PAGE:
Dr Robinson: You said, let's do a trial. That thinking has to disseminate throughout the field because if you are giving a drug, if you are using a device, you are doing something to people, and you have to prove not just that it works but that it is safe. These are recurring themes in our conversations

MOMENTUM-3: Magnetically Levitated Circulatory Pump For Advanced HF

Dr Fuster: We have a few minutes left and we have to give a chance to my friend here to discuss heart failure.

Dr Yancy: Yes.

Dr Fuster: There were two papers that I think were interesting. MOMENTUM-3 evaluates a new circulatory pump for left ventricular assistance,[26] which is a continuous-flow left ventricular assist system. They call this centrifugal continuous-flow. Basically, what they showed is that in patients undergoing LVAD, the need for reoperation and so forth is decreased because there is less thrombosis. Is this your feeling?

Dr Yancy: That is my feeling, but there are a couple of very important points here. About 50 years ago, there was an effort to identify and develop a mechanical alternative to a failing ventricle. We are looking 50 years later and we are getting closer and closer to that point.

This is a smaller device that can be implanted. The pump itself does not come in contact with the blood. Thrombosis was almost unmeasurable, and that has been the Achilles heel of the devices we use now, requiring reoperations with high morbidity to reestablish circulatory support.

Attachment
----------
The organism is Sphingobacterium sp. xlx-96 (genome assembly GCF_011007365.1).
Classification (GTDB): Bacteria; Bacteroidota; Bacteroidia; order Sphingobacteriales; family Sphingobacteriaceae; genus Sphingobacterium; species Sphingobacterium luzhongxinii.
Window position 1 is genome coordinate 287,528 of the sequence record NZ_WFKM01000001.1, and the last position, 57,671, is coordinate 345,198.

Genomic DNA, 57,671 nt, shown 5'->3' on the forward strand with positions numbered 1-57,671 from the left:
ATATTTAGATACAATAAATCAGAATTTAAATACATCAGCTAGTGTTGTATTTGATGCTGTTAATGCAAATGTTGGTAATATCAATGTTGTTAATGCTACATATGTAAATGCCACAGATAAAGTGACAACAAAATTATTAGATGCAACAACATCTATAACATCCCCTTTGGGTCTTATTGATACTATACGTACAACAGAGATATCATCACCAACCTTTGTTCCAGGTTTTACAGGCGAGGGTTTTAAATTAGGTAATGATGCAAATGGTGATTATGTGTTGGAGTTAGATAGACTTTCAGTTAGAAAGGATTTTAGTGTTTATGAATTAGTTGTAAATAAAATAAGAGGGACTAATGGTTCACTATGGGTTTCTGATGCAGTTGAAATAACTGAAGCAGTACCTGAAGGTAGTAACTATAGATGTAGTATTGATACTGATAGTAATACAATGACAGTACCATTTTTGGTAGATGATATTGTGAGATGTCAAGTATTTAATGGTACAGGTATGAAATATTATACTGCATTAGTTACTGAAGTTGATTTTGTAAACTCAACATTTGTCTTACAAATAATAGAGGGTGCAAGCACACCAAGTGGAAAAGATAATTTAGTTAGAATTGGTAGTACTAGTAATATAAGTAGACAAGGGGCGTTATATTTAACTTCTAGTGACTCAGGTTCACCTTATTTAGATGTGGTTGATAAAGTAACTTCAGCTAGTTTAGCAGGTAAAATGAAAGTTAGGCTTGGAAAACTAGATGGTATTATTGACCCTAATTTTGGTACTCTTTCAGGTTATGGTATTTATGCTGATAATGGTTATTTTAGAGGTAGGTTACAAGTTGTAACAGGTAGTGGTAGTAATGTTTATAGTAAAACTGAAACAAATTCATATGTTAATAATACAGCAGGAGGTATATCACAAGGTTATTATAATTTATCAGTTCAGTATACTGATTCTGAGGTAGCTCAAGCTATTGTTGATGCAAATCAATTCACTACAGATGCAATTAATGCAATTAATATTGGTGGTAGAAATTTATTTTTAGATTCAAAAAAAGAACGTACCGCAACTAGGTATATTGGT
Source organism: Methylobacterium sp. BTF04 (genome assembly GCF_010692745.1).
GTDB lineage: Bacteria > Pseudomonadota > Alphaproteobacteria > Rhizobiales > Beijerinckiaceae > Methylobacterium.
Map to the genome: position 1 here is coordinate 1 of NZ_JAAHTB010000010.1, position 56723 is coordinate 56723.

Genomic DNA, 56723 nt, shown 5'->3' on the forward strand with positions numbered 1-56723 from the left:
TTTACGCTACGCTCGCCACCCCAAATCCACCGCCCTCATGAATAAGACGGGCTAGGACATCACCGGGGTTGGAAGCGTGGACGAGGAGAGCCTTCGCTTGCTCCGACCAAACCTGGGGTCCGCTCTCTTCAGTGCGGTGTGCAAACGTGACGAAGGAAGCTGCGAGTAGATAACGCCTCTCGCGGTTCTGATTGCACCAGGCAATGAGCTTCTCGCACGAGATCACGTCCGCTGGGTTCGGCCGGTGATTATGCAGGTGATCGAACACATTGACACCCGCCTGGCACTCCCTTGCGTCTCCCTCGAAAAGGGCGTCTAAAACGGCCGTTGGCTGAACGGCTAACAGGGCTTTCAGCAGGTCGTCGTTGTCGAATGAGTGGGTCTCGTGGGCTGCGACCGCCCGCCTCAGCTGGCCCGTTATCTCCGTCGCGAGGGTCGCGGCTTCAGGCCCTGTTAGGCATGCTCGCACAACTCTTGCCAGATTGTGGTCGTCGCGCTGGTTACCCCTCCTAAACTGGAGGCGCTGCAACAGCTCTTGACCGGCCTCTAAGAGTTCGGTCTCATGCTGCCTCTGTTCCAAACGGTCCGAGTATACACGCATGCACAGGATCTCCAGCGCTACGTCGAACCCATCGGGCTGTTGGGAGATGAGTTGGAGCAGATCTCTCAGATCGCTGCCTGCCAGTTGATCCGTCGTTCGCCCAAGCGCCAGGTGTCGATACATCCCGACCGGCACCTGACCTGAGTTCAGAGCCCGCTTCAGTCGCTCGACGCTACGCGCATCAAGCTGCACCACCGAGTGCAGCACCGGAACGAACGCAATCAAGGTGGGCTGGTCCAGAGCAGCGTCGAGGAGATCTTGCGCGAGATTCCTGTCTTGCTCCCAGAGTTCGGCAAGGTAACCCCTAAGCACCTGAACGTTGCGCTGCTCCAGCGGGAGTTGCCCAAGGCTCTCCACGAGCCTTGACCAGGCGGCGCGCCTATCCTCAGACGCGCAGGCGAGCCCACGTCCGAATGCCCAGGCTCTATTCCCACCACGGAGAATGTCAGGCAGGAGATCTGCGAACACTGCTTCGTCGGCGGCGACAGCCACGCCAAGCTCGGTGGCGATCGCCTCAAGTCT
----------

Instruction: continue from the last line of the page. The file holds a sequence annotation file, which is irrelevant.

If we are able to find a device that has even less morbidity, understanding that the efficacy has already been proven, we really can make the argument, even more emphatically now, that mechanical circulatory support ought to be a part of the treatment strategy for advanced heart failure. A cautionary note—this is niche medicine. Only a group of patients very carefully selected should go forward with this kind of therapy.

I am really excited about these data because we have been on a long pursuit to try to find the best platform to do this.

Dr Gardner: I agree completely. The third-generation devices, especially this one, are very promising. A lot of the issues that were so difficult for patients and for those of us taking care of them have been addressed. The promise of mechanical assistance that is reliable, durable, and patient-friendly is becoming more of a reality. There is a definite population of patients for whom this technology really is important and will extend meaningful life.

Dr Fuster: It is a significant advance. I won't talk about costs. It is not the discussion today, but it will come up.

Dr Gardner: The cost of doing this for a population of patients is an issue, but the cost of the device is not the issue.

TRUE AHF: Short- and Long-Term Effect of Immediate Vasodilator Therapy in Acute Decompensated HF

Dr Fuster: This last paper, which is interesting as a concept, is titled "Short- and Long-Term Effect of Immediate Vasodilator Therapy in Acute Decompensated Heart Failure: The TRUE-AHF Trial."[27] Milton Packer presented the TRUE-AHF trial.

Basically, the concept is that B-type natriuretic peptides (BNP) are released when there is a problem of congestion. They have a role (correct me if I am wrong) in sympathetic driving. In a way, these drugs do the opposite. Their release from the atrium does the opposite, and this vasodilation and diuresis help. It might not be sufficient in acute heart failure. What they say is that the dilation of the left ventricle may actually lead to some troponin release and damage.